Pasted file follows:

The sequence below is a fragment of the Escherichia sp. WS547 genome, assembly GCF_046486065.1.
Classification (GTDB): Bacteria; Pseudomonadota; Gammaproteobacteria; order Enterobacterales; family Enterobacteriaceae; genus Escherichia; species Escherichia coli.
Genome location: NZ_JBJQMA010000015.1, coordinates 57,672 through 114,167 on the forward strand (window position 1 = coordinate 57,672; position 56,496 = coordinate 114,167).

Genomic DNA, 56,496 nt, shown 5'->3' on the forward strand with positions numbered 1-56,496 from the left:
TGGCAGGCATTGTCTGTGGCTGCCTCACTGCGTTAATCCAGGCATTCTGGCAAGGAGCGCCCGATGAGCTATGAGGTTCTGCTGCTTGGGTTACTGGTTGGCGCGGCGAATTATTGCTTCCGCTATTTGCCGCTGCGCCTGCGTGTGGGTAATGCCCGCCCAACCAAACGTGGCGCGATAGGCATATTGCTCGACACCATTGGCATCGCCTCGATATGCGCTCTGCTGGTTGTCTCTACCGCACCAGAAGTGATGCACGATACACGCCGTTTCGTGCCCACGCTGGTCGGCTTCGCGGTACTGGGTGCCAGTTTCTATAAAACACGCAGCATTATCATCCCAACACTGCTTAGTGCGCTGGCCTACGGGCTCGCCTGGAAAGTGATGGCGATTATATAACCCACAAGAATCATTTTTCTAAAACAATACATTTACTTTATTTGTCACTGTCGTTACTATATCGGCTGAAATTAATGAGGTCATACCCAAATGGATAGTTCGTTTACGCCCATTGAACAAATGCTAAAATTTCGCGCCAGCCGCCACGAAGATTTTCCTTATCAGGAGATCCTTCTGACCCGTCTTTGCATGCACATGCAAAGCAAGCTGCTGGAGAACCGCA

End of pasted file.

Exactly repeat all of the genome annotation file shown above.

The sequence below is a fragment of the Escherichia sp. WS547 genome, assembly GCF_046486065.1.
Classification (GTDB): Bacteria; Pseudomonadota; Gammaproteobacteria; order Enterobacterales; family Enterobacteriaceae; genus Escherichia; species Escherichia coli.
Genome location: NZ_JBJQMA010000015.1, coordinates 57,672 through 114,167 on the forward strand (window position 1 = coordinate 57,672; position 56,496 = coordinate 114,167).

Genomic DNA, 56,496 nt, shown 5'->3' on the forward strand with positions numbered 1-56,496 from the left:
TGGCAGGCATTGTCTGTGGCTGCCTCACTGCGTTAATCCAGGCATTCTGGCAAGGAGCGCCCGATGAGCTATGAGGTTCTGCTGCTTGGGTTACTGGTTGGCGCGGCGAATTATTGCTTCCGCTATTTGCCGCTGCGCCTGCGTGTGGGTAATGCCCGCCCAACCAAACGTGGCGCGATAGGCATATTGCTCGACACCATTGGCATCGCCTCGATATGCGCTCTGCTGGTTGTCTCTACCGCACCAGAAGTGATGCACGATACACGCCGTTTCGTGCCCACGCTGGTCGGCTTCGCGGTACTGGGTGCCAGTTTCTATAAAACACGCAGCATTATCATCCCAACACTGCTTAGTGCGCTGGCCTACGGGCTCGCCTGGAAAGTGATGGCGATTATATAACCCACAAGAATCATTTTTCTAAAACAATACATTTACTTTATTTGTCACTGTCGTTACTATATCGGCTGAAATTAATGAGGTCATACCCAAATGGATAGTTCGTTTACGCCCATTGAACAAATGCTAAAATTTCGCGCCAGCCGCCACGAAGATTTTCCTTATCAGGAGATCCTTCTGACCCGTCTTTGCATGCACATGCAAAGCAAGCTGCTGGAGAACCGCA